The Fibromatosis /Desmoid Tumour Site

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The purpose of this website is to present information about a medical condition known as  fibromatosis.  One type of fibromatosis is also known as aggressive fibromatosis or desmoid tumour.  Aggressive fibromatosis is a rare condition and there is relatively little information about it on the internet.  After being diagnosed with this condition myself, I decided that an information page with simple, non-technical information about the condition was needed.
Please note that I am not a member of the medical profession and I do not recommend any specific course of treatment for this condition.  Please consult your doctor. 
Please also note that I have no control over the advertising that appears at the top of the webpage.  The ads are placed there by the web page hosting company and I have nothing to do with it.

I've put together some of the questions that I had about fibromatosis, and the information I was able to find out.

What is Aggressive Fibromatosis?
Aggressive fibromatosis is a rare type of non-malignant tumour.  Aggressive fibromatosis is also known as a 'desmoid' tumour.  Some forms of fibromatosis can be locally aggressive (fast-growing and difficult to get rid of).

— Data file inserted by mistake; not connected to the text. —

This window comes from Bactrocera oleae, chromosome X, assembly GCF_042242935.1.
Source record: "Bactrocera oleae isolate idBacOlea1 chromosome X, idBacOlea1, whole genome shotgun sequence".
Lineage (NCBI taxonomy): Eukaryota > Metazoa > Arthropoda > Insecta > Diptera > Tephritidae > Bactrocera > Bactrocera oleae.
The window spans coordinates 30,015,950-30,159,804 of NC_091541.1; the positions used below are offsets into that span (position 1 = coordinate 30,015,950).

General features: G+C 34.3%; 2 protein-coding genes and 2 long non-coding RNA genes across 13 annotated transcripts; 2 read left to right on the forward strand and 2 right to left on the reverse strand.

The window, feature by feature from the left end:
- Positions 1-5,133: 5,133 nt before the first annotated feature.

Is it a type of cancer?
Well..... sort of.  The World Health Organization classifies desmoid tumours as somewhere in between truly benign tumours and the malignant tumours. Desmoids are not truly benign because they are locally aggressive, but they do not metastasize like malignant cancers.  The bottom line is that whatever you call them, desmoids can behave like cancer.
Is it serious?  Will it kill me?
Reviews of cases of aggressive fibromatosis have found 5-year survival rates are over 90%.  People with desmoid tumours rarely die from the tumours themselves.  In a group of studies with a total of 424 patients, there were only 5 reported tumour deaths.
However, major surgery can be required to treat this form of tumour, depending on its size and location when it is diagnosed.  Surgery, radiation and chemotherapy also have their own risks and chances of complications developing.  Tumours growing on vital structures such as major blood vessels, organs, major nerves or the brain will be more difficult to treat without risking damage to surrounding tissues.  Rarely, if a tumour does not respond to other treatment methods, amputation of the affected limb may be the only way to stop tumour growth.

Is this a malignant tumour?

 No, there is no evidence of metastasis (i.e., tumour cells do not migrate and start new tumours elsewhere in the body).


How rare is aggressive fibromatosis?

Aggressive fibromatosis has been estimated as making up 0.03% of all tumours.



What causes aggressive fibromatosis?

 Causes of this tumour are still under investigation.  In some forms, they appear to be inherited as several family members may be diagnosed with them.  Some tumours develop in surgical scars after surgery.  Desmoid tumours may also develop in association with pregancy.  Adult-onset desmoids are mostly found in women of childbearing age, but the disease can occur in both sexes, at any age.


Researchers have discovered a number of different mutations within desmoid tumour cells.  However, what causes the mutations is not known.


Can children get this disease?